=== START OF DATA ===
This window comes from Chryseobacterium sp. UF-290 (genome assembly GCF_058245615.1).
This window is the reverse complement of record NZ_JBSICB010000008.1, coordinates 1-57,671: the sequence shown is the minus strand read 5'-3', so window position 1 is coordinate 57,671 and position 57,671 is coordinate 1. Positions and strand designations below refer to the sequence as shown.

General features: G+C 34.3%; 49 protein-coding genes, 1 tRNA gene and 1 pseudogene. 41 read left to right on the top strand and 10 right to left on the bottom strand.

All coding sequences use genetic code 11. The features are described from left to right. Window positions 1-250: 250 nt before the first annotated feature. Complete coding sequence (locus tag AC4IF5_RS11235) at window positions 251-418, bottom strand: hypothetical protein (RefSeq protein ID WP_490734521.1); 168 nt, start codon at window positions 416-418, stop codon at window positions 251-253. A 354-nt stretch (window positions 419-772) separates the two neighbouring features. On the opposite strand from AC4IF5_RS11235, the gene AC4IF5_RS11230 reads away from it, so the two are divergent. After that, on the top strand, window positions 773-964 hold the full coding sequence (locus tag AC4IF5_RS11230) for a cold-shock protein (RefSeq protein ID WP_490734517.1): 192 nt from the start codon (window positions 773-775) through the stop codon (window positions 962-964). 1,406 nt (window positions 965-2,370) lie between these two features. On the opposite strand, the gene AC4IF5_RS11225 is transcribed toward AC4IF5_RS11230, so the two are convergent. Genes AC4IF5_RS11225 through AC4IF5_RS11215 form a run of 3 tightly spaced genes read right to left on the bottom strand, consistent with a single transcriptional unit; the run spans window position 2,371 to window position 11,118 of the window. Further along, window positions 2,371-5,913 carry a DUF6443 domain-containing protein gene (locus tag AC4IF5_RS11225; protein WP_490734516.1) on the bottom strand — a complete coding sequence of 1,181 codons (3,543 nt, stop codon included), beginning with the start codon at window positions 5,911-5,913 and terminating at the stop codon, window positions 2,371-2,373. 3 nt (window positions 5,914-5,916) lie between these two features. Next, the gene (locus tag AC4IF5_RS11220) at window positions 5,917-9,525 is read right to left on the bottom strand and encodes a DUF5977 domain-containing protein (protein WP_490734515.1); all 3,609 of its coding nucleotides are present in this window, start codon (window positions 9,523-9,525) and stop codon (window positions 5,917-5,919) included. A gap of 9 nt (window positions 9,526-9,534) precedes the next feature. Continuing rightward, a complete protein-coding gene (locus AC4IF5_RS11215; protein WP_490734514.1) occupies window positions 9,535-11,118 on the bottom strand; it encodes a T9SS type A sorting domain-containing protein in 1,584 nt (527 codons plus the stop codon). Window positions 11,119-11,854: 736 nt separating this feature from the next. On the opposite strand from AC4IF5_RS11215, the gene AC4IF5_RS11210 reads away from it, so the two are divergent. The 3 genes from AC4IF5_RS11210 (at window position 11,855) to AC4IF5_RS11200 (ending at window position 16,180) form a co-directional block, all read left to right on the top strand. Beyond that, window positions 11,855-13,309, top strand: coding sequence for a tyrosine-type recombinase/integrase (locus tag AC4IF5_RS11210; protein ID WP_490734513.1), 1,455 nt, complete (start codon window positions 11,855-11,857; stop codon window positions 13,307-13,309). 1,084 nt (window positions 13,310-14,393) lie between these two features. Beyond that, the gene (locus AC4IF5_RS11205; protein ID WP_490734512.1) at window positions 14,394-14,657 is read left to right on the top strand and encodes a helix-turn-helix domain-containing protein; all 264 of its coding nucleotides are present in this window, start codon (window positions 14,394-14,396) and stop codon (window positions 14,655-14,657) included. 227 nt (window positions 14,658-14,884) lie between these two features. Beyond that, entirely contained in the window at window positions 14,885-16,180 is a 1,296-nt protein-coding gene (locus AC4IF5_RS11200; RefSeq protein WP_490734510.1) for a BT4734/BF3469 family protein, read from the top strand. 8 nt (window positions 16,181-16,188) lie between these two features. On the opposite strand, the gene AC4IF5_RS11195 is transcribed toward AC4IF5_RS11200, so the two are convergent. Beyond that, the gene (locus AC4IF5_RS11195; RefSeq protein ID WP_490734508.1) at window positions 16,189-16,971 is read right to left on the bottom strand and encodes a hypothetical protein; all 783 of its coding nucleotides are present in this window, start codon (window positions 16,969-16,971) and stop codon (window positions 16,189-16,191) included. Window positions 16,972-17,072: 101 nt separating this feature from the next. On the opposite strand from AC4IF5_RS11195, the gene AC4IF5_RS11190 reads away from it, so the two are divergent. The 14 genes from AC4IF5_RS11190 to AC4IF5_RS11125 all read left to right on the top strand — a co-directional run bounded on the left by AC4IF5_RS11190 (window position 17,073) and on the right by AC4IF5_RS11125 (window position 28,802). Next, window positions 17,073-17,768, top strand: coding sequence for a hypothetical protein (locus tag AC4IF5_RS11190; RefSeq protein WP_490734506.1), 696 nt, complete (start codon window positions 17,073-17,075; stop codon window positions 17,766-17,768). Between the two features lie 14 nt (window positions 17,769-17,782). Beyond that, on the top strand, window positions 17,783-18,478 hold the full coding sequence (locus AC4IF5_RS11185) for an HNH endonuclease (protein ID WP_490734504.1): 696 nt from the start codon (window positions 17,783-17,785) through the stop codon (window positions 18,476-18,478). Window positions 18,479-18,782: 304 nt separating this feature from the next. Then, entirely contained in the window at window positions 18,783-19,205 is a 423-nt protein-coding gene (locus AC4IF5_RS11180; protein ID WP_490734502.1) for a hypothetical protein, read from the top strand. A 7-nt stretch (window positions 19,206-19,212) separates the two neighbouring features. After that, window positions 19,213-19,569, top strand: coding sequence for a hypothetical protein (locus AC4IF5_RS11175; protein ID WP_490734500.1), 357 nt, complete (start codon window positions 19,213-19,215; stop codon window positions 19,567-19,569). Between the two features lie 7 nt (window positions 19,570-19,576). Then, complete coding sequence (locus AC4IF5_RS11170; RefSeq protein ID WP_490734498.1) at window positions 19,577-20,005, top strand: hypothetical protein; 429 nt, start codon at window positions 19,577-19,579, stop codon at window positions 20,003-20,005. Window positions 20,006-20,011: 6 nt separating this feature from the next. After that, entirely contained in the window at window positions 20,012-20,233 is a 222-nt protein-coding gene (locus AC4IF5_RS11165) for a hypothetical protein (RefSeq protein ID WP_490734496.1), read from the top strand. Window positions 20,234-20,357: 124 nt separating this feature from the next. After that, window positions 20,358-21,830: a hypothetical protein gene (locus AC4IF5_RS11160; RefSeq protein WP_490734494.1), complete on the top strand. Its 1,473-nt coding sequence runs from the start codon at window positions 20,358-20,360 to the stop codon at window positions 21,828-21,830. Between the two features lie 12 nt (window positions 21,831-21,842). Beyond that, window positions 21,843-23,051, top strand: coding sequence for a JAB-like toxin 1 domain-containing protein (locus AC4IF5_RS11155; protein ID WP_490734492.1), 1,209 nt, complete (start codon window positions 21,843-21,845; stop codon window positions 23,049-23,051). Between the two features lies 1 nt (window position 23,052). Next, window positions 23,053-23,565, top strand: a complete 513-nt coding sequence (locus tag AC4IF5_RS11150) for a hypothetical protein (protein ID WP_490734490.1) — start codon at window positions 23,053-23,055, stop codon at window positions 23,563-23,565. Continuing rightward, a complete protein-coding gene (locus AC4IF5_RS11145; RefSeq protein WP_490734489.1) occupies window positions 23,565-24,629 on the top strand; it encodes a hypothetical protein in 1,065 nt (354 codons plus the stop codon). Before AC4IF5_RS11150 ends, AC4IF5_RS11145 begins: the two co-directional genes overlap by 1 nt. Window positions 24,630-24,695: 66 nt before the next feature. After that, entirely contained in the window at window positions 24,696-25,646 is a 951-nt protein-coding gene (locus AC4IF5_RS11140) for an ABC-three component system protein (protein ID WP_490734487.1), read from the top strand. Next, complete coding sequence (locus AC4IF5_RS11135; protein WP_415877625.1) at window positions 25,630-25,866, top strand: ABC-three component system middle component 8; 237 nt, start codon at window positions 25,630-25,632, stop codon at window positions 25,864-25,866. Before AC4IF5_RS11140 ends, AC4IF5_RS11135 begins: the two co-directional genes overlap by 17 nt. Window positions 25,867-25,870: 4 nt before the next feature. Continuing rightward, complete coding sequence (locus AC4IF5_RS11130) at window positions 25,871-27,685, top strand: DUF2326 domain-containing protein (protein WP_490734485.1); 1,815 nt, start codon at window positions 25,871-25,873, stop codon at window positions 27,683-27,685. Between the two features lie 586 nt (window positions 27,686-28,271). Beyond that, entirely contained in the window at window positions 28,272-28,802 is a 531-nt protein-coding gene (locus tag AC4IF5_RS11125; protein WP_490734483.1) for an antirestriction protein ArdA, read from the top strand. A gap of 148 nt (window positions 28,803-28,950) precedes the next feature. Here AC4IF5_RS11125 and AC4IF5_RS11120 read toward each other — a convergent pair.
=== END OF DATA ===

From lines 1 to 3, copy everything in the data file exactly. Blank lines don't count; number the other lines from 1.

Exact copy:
This window comes from Chryseobacterium sp. UF-290 (genome assembly GCF_058245615.1).
This window is the reverse complement of record NZ_JBSICB010000008.1, coordinates 1-57,671: the sequence shown is the minus strand read 5'-3', so window position 1 is coordinate 57,671 and position 57,671 is coordinate 1. Positions and strand designations below refer to the sequence as shown.

General features: G+C 34.3%; 49 protein-coding genes, 1 tRNA gene and 1 pseudogene. 41 read left to right on the top strand and 10 right to left on the bottom strand.